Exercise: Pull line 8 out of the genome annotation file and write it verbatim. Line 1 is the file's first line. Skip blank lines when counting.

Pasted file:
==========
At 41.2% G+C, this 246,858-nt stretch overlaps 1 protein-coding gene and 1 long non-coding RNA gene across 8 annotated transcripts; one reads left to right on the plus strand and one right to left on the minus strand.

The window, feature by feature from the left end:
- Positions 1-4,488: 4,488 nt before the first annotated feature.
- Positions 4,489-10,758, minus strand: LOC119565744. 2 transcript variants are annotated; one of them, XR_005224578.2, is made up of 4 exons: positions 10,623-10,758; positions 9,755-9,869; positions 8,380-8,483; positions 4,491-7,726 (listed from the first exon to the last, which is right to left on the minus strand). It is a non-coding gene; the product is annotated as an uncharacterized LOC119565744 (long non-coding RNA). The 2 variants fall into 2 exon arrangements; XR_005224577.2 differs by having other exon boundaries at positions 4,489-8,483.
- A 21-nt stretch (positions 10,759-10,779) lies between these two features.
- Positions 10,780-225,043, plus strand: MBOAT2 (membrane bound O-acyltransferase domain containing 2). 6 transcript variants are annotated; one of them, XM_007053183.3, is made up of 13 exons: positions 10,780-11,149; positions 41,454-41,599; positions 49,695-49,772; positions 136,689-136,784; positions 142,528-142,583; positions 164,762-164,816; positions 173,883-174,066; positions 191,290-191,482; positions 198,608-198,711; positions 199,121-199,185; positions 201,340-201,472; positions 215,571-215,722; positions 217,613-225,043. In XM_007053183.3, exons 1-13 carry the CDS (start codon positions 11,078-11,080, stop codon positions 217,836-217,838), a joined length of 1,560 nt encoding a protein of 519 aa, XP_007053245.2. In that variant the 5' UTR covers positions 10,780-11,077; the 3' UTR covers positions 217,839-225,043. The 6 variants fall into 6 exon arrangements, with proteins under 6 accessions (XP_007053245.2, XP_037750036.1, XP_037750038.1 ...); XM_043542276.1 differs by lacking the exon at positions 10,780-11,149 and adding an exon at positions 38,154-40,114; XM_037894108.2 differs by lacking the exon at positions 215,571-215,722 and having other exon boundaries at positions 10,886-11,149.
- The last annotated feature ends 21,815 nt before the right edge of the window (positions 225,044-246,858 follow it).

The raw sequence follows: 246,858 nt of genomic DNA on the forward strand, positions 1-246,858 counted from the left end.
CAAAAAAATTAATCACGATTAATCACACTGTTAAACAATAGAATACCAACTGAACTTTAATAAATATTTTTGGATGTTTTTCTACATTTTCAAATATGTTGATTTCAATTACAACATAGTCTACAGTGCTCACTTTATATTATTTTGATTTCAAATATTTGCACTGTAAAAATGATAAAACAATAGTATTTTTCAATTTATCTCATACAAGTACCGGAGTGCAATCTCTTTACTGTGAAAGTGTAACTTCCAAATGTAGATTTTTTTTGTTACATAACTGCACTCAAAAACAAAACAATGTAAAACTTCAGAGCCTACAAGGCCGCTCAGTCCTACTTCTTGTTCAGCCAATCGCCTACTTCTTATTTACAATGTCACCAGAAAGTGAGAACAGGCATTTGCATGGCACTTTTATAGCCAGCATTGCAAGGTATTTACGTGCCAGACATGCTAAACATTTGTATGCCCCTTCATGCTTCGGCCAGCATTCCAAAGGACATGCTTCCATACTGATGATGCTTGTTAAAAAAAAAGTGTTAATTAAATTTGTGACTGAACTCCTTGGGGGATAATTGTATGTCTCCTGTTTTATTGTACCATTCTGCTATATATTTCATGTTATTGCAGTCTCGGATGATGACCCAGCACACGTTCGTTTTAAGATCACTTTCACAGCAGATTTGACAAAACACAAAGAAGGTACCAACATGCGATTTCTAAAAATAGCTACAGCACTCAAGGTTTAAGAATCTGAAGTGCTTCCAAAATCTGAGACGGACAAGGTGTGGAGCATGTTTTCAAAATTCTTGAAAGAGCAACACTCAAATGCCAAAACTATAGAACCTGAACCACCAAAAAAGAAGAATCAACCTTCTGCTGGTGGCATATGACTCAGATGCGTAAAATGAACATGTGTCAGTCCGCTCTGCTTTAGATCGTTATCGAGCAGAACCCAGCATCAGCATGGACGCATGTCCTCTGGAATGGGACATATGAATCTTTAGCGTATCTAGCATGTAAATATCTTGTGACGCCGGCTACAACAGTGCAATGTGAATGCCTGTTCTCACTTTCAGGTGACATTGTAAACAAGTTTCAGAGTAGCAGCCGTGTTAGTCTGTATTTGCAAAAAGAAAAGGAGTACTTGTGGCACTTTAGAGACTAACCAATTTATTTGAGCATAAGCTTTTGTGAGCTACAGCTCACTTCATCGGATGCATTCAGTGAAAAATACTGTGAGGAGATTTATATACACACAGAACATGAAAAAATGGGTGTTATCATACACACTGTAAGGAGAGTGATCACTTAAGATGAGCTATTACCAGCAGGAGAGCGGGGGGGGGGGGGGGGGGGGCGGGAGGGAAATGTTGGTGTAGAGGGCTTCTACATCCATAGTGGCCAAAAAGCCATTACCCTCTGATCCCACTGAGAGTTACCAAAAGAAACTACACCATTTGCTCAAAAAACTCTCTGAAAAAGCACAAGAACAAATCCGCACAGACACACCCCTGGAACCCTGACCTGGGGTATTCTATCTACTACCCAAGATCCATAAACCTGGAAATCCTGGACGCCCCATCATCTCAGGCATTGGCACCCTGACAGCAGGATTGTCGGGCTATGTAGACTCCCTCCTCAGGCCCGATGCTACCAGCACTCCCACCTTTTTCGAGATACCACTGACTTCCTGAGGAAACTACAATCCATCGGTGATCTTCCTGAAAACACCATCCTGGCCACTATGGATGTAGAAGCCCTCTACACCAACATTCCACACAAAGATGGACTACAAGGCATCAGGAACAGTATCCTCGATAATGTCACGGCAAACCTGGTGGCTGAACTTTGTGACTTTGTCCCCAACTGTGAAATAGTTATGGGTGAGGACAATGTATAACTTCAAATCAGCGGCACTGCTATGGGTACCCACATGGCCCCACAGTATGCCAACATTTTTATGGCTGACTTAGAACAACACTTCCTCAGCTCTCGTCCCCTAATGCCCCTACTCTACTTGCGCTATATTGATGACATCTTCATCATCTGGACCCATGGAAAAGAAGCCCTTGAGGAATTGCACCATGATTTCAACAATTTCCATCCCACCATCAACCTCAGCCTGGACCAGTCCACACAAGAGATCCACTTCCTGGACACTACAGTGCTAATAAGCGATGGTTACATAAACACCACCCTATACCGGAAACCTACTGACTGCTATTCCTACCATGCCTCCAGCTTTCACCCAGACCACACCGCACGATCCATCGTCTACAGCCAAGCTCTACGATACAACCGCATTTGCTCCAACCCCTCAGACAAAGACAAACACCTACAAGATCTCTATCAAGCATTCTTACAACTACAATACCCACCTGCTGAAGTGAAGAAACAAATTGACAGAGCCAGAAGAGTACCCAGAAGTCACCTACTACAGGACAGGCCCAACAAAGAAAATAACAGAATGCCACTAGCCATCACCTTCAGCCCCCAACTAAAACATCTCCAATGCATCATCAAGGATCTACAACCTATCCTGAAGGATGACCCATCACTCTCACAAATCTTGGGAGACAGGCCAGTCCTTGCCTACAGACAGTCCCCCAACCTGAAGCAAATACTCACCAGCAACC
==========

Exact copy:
The raw sequence follows: 246,858 nt of genomic DNA on the forward strand, positions 1-246,858 counted from the left end.